I attended the SPTechCon conference in Austin a few weeks back. While most of the lunch conversation centered around team collaboration & business process automation, there were several conversations about SharePoint and public web CMS.
The lions share of SharePoint implementations are internal; intranets and extranets. There are also a significant number of organizations that still use SharePoint for their public facing web & eCommerce sites.
How’d this happen?
If we port back, nearly a decade, the CMS landscape looked dramatically different than it does today. We were evolving from custom static brochure sites to business managed (not IT) dynamic content. SharePoint ’07 (MOSS) launched with the inclusion of the Microsoft Content Management Server functionality, enabling true enterprise grade web content management. Compared to the 7 figure Interwoven CMS implementations, SharePoint was an attractive option. The popularity of SharePoint as a portal solution had a halo effect on the public facing decision. And, many IT leaders weighed in heavily, stating their preference for one system to maintain. It all made perfect sense at the time.
Challenges with SharePoint as a public facing web solution
With the selection of SharePoint, web shops jumped on the band wagon and started rolling out public sites. The first struggle was branding. The MOSS core has over 4,000 lines of CSS alone. A few shops figured out how to work around the significant branding challenges. The Hawaiian Airlines site was always touted as a great example of SharePoint branding (it’s now running on Sitecore). Because of its complexity, very few became proficient at SharePoint branding.
A common & recurring complaint is the content editing experience. SharePoint is, at its core, a collection of lists & libraries that are organized in a tree structure. Without significant custom development, SharePoint can’t customize the editor experience to the way the business operates. The result is a highly technical and confusing editing experience. Sitecore, on the other hand, makes use of insert options, standard values, page editor configuration and publishing workflows to tailor the editing experience
What about the Customer Experience?
The biggest miss in SharePoint is the lack of any type of customer experience functionality. Some marketing automation functionality can be added through a bolt-on point solution. But the across-the-enterprise omni-channel contextually-aware experience that is a primary topic at all digital transformation conferences is just not available with SharePoint.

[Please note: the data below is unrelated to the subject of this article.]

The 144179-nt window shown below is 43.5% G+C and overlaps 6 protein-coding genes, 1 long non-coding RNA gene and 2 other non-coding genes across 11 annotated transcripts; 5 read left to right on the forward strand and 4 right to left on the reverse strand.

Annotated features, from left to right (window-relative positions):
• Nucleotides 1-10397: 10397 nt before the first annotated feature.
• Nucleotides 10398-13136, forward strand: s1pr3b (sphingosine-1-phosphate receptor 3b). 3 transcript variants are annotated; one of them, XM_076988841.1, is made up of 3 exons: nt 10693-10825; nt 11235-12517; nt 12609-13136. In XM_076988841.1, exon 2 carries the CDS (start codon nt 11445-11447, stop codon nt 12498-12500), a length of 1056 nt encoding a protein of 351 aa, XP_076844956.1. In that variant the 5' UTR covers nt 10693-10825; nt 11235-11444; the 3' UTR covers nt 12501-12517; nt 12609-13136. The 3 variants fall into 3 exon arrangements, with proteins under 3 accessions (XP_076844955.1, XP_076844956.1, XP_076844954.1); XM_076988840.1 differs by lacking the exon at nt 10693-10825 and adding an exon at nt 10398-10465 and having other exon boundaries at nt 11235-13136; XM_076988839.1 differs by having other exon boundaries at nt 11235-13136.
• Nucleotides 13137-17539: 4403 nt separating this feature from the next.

But, SharePoint’s engrained in our organizations business process…
Many organizations have made SharePoint the standard for business process automation and compliance. A typical use case includes using a SharePoint workflow to initiate a multi-stage approval before publishing a press release to the public web. With the Sitecore SharePoint connector, users can still originate content from SharePoint, including workflow based approval.
Migration considerations when moving from SharePoint to Sitecore
For those considering migrating from SharePoint to Sitecore there’s some good news. Both systems are inherently strong at the organization of web content.
So, if you have a well architected (information architecture) public facing SharePoint site, much of that foundation can be used in Sitecore. Some example relations follow.
- SharePoint content types ~ Sitecore data templates
- SharePoint web parts ~ Sitecore components & renderings
- SharePoint term store & enterprise keywords ~ Sitecore taxonomy
- SharePoint search schema & settings ~ Sitecore Indexing Manager
An architectural understanding of both SharePoint and Sitecore is essential to designing a successful SharePoint to Sitecore migration plan.